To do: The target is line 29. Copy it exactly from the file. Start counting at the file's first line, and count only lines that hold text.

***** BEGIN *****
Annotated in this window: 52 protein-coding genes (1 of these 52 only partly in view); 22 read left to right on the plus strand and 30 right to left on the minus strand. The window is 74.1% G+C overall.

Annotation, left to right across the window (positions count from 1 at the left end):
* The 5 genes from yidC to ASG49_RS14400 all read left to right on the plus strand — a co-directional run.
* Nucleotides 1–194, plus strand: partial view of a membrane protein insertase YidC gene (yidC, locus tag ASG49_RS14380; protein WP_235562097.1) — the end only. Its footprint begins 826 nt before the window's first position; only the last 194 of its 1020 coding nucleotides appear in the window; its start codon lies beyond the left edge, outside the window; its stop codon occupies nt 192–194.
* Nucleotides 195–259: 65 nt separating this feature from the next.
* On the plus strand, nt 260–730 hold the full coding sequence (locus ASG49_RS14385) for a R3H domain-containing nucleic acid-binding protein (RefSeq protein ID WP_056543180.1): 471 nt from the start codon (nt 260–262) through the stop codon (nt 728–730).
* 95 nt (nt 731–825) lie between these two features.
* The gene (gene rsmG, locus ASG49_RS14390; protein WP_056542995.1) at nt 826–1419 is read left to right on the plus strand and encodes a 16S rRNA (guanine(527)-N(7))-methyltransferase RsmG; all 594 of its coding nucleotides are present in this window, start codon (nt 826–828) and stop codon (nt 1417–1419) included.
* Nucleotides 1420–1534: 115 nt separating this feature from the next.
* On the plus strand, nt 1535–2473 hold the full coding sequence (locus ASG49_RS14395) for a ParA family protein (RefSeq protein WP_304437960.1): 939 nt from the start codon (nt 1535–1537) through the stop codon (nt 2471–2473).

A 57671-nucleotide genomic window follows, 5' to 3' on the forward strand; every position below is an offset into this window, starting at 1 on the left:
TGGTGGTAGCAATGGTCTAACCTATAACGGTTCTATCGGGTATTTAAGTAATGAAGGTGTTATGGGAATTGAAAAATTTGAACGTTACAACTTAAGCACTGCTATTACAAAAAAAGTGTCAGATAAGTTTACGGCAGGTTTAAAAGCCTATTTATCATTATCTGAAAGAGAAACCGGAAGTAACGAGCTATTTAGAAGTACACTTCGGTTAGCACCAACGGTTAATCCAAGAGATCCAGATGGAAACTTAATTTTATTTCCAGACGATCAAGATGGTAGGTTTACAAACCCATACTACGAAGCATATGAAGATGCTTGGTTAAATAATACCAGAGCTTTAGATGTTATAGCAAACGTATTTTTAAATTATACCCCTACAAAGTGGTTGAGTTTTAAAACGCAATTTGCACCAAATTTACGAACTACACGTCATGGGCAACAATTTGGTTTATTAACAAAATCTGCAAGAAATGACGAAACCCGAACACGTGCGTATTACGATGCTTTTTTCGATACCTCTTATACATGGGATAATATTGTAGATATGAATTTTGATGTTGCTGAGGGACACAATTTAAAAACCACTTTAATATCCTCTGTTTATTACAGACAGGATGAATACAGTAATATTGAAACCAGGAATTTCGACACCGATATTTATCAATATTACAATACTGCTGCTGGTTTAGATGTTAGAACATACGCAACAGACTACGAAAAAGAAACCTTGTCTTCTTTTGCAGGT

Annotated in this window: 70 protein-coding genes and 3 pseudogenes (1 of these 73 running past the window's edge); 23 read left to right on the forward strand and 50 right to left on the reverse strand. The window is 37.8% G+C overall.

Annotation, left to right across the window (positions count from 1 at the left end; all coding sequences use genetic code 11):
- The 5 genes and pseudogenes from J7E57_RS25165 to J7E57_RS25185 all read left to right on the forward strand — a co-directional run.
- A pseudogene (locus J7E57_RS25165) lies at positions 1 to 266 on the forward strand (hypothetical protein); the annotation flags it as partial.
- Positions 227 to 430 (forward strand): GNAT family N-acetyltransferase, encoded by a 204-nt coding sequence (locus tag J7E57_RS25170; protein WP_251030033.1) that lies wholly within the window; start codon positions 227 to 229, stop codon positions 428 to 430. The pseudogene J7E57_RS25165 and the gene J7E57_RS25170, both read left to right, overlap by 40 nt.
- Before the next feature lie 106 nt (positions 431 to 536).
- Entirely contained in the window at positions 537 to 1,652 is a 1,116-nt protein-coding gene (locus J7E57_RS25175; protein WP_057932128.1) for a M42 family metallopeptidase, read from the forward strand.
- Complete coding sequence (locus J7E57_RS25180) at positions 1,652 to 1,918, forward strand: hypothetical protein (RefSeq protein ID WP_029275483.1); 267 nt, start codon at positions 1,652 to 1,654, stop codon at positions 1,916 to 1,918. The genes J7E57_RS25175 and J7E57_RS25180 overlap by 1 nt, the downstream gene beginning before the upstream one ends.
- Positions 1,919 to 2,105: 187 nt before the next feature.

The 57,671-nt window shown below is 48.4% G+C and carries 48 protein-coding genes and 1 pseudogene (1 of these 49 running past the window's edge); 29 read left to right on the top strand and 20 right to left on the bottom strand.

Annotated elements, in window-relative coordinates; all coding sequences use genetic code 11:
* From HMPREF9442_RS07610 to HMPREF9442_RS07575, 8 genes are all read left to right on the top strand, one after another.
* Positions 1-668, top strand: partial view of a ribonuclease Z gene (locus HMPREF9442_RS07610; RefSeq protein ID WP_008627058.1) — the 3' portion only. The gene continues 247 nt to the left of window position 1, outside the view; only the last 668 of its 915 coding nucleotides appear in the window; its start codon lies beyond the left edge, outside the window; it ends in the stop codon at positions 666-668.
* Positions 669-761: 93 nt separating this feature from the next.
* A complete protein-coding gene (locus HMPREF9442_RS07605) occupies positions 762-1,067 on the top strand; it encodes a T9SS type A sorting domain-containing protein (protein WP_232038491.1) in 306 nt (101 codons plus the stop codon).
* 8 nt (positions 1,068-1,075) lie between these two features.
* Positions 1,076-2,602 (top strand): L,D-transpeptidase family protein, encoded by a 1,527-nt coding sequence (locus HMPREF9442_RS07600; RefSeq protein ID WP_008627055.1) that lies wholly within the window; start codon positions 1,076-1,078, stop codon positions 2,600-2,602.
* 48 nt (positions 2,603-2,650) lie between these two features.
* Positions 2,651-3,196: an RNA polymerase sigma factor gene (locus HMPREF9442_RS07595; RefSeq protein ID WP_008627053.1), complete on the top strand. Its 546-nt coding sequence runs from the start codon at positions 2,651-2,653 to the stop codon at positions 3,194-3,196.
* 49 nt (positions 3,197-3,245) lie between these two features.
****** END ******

* Positions 1,076-2,602 (top strand): L,D-transpeptidase family protein, encoded by a 1,527-nt coding sequence (locus HMPREF9442_RS07600; RefSeq protein ID WP_008627055.1) that lies wholly within the window; start codon positions 1,076-1,078, stop codon positions 2,600-2,602.